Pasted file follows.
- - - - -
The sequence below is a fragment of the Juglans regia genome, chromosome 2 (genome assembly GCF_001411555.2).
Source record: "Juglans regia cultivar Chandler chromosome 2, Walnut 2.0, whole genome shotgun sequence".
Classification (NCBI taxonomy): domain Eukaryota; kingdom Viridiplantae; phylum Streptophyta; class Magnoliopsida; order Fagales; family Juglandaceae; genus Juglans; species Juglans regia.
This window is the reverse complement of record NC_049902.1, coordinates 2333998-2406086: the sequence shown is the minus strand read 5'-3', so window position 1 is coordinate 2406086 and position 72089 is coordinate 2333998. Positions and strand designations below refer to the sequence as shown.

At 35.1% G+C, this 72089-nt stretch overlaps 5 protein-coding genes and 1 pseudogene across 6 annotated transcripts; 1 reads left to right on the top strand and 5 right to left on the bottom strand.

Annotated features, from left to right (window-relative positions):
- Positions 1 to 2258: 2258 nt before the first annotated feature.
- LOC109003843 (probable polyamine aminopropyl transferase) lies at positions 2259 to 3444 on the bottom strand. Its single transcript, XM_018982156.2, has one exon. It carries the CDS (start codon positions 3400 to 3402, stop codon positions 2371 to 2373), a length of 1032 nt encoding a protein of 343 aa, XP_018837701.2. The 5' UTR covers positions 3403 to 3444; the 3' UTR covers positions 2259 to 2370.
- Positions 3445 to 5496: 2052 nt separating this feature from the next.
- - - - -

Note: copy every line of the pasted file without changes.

The sequence below is a fragment of the Juglans regia genome, chromosome 2 (genome assembly GCF_001411555.2).
Source record: "Juglans regia cultivar Chandler chromosome 2, Walnut 2.0, whole genome shotgun sequence".
Classification (NCBI taxonomy): domain Eukaryota; kingdom Viridiplantae; phylum Streptophyta; class Magnoliopsida; order Fagales; family Juglandaceae; genus Juglans; species Juglans regia.
This window is the reverse complement of record NC_049902.1, coordinates 2333998-2406086: the sequence shown is the minus strand read 5'-3', so window position 1 is coordinate 2406086 and position 72089 is coordinate 2333998. Positions and strand designations below refer to the sequence as shown.

At 35.1% G+C, this 72089-nt stretch overlaps 5 protein-coding genes and 1 pseudogene across 6 annotated transcripts; 1 reads left to right on the top strand and 5 right to left on the bottom strand.

Annotated features, from left to right (window-relative positions):
- Positions 1 to 2258: 2258 nt before the first annotated feature.
- LOC109003843 (probable polyamine aminopropyl transferase) lies at positions 2259 to 3444 on the bottom strand. Its single transcript, XM_018982156.2, has one exon. It carries the CDS (start codon positions 3400 to 3402, stop codon positions 2371 to 2373), a length of 1032 nt encoding a protein of 343 aa, XP_018837701.2. The 5' UTR covers positions 3403 to 3444; the 3' UTR covers positions 2259 to 2370.
- Positions 3445 to 5496: 2052 nt separating this feature from the next.